My soapbox to proclaim on hockey, football, politics, life. Spotlighted will be the Montreal Canadiens, and the San Diego Chargers, at least until the Vancouver GlassSmashers' inaugural NFL season.
Saturday, 4 August 2012
Ugh. Nick Kypreos.
While we’re griping about the media, how about Nick Kypreos, whose house is profiled in a Globe and Mail feature. He describes it as “incredibly unique”, as opposed to those other houses that are merely ‘believably unique’, or moderately unique. I like how he, a media on-air personality who is paid to talk, believes that there are different degrees of ‘unique’, how he thinks his house is uniquer than the the only slightly unique house next door.
Now Mr. Kypreos is not a Mensa candidate, but he needs to understand that the word ‘unique’ doesn’t have shades or gradations. Something is either unique or it isn’t. Something is never terribly unique. It can be terribly original or remarkably special, but not “unbelievably unique.” The word is digital, or binary, it’s on or it’s off. It’s not an analog word, it doesn’t go, Spinal Tap-style, from 0 to 11.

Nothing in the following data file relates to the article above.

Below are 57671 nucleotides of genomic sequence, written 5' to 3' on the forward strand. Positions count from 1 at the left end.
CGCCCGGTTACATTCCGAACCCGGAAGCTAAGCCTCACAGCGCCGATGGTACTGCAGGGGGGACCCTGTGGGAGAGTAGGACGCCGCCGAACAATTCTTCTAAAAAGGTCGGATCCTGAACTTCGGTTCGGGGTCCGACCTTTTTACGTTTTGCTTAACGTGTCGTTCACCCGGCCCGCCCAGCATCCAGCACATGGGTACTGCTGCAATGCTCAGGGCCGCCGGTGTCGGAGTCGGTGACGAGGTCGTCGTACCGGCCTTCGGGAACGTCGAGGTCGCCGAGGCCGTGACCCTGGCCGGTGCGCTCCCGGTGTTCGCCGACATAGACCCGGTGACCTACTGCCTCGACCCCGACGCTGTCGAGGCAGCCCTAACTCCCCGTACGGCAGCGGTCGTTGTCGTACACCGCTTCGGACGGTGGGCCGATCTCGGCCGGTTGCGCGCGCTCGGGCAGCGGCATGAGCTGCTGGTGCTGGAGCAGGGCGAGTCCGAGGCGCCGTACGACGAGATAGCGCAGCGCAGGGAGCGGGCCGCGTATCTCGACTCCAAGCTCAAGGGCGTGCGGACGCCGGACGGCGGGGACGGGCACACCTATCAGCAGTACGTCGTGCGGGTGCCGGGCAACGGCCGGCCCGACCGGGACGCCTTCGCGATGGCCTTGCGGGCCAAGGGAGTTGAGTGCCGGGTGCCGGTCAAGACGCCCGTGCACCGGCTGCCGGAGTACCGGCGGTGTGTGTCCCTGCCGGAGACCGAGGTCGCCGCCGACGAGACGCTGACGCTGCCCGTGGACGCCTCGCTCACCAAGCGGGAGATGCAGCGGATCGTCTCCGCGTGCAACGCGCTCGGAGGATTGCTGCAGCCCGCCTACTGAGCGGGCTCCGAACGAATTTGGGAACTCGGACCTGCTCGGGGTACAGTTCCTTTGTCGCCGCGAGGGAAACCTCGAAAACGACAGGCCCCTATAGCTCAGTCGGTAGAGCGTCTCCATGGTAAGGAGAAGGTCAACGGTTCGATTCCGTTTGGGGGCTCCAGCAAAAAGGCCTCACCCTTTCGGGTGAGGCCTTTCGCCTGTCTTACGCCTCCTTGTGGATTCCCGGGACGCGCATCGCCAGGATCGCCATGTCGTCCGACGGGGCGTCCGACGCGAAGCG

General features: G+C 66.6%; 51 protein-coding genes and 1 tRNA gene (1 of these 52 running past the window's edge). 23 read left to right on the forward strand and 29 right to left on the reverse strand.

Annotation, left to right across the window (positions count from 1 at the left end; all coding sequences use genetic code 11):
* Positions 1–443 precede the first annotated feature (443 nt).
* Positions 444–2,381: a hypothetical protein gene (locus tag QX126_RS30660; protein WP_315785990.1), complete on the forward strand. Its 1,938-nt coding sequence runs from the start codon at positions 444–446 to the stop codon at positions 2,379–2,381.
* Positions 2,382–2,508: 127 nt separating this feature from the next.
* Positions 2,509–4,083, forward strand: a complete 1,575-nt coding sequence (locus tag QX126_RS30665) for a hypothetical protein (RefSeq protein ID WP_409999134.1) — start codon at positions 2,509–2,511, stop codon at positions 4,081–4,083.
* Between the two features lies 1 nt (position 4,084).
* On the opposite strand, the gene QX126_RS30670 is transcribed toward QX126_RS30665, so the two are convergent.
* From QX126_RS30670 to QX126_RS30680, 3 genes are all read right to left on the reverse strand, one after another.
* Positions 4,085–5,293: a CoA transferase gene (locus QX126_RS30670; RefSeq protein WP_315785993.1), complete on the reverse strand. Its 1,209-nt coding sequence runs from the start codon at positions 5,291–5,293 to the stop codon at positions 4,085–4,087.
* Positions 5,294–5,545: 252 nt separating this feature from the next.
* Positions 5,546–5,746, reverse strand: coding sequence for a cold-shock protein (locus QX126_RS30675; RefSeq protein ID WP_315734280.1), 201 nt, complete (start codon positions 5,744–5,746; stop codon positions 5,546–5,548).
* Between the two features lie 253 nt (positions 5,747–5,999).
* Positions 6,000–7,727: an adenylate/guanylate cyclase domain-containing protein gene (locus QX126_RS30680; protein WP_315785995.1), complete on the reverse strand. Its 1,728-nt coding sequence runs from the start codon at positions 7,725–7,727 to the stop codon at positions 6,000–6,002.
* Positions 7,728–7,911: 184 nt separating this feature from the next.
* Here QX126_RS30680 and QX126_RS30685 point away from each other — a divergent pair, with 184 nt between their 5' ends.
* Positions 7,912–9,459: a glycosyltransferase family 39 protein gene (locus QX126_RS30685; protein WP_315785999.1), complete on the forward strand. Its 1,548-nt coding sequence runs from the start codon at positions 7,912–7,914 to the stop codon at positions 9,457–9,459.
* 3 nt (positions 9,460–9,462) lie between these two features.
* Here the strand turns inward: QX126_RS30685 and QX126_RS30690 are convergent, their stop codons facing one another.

In that, it is like the word ‘honest’. Someone is either honest or not honest. There aren’t different degrees of honesty. Saku Koivu, Trevor Linden, Jean Béliveau are honest. Gary Bettman, Darcy Tucker, Brad Marchand are not honest.
Kind of like Nick Kypreos’ move to crash into Grant Fuhr and blowing out his ACL to knock him out of the playoffs and ending his career did not make him a slightly less honest player, it made him a dishonest player. Or more accurately, it confirmed his status as a dishonest player. It defined his career. And it removes any credibility from this former goon and deters him from being an ‘analyst’ who covers hockey. Although an abysmal organization like Sportsnet is blind to this fact.